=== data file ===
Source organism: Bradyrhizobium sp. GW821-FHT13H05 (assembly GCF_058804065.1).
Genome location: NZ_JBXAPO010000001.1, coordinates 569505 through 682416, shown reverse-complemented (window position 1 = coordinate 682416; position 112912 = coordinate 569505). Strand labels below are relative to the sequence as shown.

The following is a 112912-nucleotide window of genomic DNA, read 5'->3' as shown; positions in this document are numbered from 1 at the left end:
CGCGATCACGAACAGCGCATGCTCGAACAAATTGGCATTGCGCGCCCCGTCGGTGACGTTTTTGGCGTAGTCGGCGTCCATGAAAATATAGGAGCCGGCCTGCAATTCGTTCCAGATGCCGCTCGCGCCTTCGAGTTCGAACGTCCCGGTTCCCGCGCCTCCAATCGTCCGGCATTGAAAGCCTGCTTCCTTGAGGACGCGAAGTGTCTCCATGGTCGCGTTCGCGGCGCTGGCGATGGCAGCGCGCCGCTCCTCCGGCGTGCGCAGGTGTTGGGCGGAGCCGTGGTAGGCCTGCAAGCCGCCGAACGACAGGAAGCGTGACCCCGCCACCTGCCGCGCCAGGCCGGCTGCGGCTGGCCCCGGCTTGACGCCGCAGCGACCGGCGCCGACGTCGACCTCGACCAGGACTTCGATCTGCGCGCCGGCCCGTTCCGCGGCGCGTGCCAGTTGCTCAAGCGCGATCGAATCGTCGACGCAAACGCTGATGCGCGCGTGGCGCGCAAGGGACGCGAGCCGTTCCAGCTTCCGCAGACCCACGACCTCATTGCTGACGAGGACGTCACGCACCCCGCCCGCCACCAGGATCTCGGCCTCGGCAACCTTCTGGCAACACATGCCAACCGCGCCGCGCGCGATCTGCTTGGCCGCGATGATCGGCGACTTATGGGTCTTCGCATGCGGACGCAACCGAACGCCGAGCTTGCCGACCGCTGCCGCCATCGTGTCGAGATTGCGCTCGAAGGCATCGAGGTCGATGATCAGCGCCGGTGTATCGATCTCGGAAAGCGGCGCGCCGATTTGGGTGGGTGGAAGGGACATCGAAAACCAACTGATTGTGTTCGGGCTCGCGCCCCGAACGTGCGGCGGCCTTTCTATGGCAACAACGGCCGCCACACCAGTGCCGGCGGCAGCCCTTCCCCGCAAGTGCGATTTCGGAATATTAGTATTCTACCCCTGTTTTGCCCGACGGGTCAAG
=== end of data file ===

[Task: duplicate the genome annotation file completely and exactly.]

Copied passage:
Source organism: Bradyrhizobium sp. GW821-FHT13H05 (assembly GCF_058804065.1).
Genome location: NZ_JBXAPO010000001.1, coordinates 569505 through 682416, shown reverse-complemented (window position 1 = coordinate 682416; position 112912 = coordinate 569505). Strand labels below are relative to the sequence as shown.

The following is a 112912-nucleotide window of genomic DNA, read 5'->3' as shown; positions in this document are numbered from 1 at the left end:
CGCGATCACGAACAGCGCATGCTCGAACAAATTGGCATTGCGCGCCCCGTCGGTGACGTTTTTGGCGTAGTCGGCGTCCATGAAAATATAGGAGCCGGCCTGCAATTCGTTCCAGATGCCGCTCGCGCCTTCGAGTTCGAACGTCCCGGTTCCCGCGCCTCCAATCGTCCGGCATTGAAAGCCTGCTTCCTTGAGGACGCGAAGTGTCTCCATGGTCGCGTTCGCGGCGCTGGCGATGGCAGCGCGCCGCTCCTCCGGCGTGCGCAGGTGTTGGGCGGAGCCGTGGTAGGCCTGCAAGCCGCCGAACGACAGGAAGCGTGACCCCGCCACCTGCCGCGCCAGGCCGGCTGCGGCTGGCCCCGGCTTGACGCCGCAGCGACCGGCGCCGACGTCGACCTCGACCAGGACTTCGATCTGCGCGCCGGCCCGTTCCGCGGCGCGTGCCAGTTGCTCAAGCGCGATCGAATCGTCGACGCAAACGCTGATGCGCGCGTGGCGCGCAAGGGACGCGAGCCGTTCCAGCTTCCGCAGACCCACGACCTCATTGCTGACGAGGACGTCACGCACCCCGCCCGCCACCAGGATCTCGGCCTCGGCAACCTTCTGGCAACACATGCCAACCGCGCCGCGCGCGATCTGCTTGGCCGCGATGATCGGCGACTTATGGGTCTTCGCATGCGGACGCAACCGAACGCCGAGCTTGCCGACCGCTGCCGCCATCGTGTCGAGATTGCGCTCGAAGGCATCGAGGTCGATGATCAGCGCCGGTGTATCGATCTCGGAAAGCGGCGCGCCGATTTGGGTGGGTGGAAGGGACATCGAAAACCAACTGATTGTGTTCGGGCTCGCGCCCCGAACGTGCGGCGGCCTTTCTATGGCAACAACGGCCGCCACACCAGTGCCGGCGGCAGCCCTTCCCCGCAAGTGCGATTTCGGAATATTAGTATTCTACCCCTGTTTTGCCCGACGGGTCAAG